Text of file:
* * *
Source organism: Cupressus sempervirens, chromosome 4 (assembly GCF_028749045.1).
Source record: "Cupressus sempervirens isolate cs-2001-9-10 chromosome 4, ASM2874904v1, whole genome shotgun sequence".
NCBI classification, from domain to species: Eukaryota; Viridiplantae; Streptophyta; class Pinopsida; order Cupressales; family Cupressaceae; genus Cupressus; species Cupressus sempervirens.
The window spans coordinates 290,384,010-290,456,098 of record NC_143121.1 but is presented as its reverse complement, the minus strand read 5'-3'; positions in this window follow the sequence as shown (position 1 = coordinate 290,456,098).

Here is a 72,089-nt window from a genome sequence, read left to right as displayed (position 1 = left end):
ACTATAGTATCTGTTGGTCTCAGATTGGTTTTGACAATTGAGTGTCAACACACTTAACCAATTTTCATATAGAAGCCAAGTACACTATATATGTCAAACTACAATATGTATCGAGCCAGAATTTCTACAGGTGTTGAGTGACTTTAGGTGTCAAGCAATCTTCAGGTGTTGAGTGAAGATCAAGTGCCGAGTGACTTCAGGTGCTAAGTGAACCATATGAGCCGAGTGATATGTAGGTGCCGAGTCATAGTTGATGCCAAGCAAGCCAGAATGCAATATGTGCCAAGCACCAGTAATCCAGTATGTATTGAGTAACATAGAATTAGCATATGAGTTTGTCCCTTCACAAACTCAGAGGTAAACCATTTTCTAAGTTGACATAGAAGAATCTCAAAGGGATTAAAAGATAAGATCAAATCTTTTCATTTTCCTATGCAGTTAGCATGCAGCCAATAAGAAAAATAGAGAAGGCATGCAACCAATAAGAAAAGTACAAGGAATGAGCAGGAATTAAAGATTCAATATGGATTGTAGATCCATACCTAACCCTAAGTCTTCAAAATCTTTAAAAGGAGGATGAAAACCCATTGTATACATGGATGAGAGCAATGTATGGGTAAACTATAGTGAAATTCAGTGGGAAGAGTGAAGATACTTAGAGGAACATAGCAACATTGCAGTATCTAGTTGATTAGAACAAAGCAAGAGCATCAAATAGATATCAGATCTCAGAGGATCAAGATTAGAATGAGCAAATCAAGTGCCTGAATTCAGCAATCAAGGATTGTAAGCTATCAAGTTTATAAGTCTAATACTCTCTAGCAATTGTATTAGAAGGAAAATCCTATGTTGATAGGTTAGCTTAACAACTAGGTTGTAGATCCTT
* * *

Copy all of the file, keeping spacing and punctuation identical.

Source organism: Cupressus sempervirens, chromosome 4 (assembly GCF_028749045.1).
Source record: "Cupressus sempervirens isolate cs-2001-9-10 chromosome 4, ASM2874904v1, whole genome shotgun sequence".
NCBI classification, from domain to species: Eukaryota; Viridiplantae; Streptophyta; class Pinopsida; order Cupressales; family Cupressaceae; genus Cupressus; species Cupressus sempervirens.
The window spans coordinates 290,384,010-290,456,098 of record NC_143121.1 but is presented as its reverse complement, the minus strand read 5'-3'; positions in this window follow the sequence as shown (position 1 = coordinate 290,456,098).

Here is a 72,089-nt window from a genome sequence, read left to right as displayed (position 1 = left end):
ACTATAGTATCTGTTGGTCTCAGATTGGTTTTGACAATTGAGTGTCAACACACTTAACCAATTTTCATATAGAAGCCAAGTACACTATATATGTCAAACTACAATATGTATCGAGCCAGAATTTCTACAGGTGTTGAGTGACTTTAGGTGTCAAGCAATCTTCAGGTGTTGAGTGAAGATCAAGTGCCGAGTGACTTCAGGTGCTAAGTGAACCATATGAGCCGAGTGATATGTAGGTGCCGAGTCATAGTTGATGCCAAGCAAGCCAGAATGCAATATGTGCCAAGCACCAGTAATCCAGTATGTATTGAGTAACATAGAATTAGCATATGAGTTTGTCCCTTCACAAACTCAGAGGTAAACCATTTTCTAAGTTGACATAGAAGAATCTCAAAGGGATTAAAAGATAAGATCAAATCTTTTCATTTTCCTATGCAGTTAGCATGCAGCCAATAAGAAAAATAGAGAAGGCATGCAACCAATAAGAAAAGTACAAGGAATGAGCAGGAATTAAAGATTCAATATGGATTGTAGATCCATACCTAACCCTAAGTCTTCAAAATCTTTAAAAGGAGGATGAAAACCCATTGTATACATGGATGAGAGCAATGTATGGGTAAACTATAGTGAAATTCAGTGGGAAGAGTGAAGATACTTAGAGGAACATAGCAACATTGCAGTATCTAGTTGATTAGAACAAAGCAAGAGCATCAAATAGATATCAGATCTCAGAGGATCAAGATTAGAATGAGCAAATCAAGTGCCTGAATTCAGCAATCAAGGATTGTAAGCTATCAAGTTTATAAGTCTAATACTCTCTAGCAATTGTATTAGAAGGAAAATCCTATGTTGATAGGTTAGCTTAACAACTAGGTTGTAGATCCTT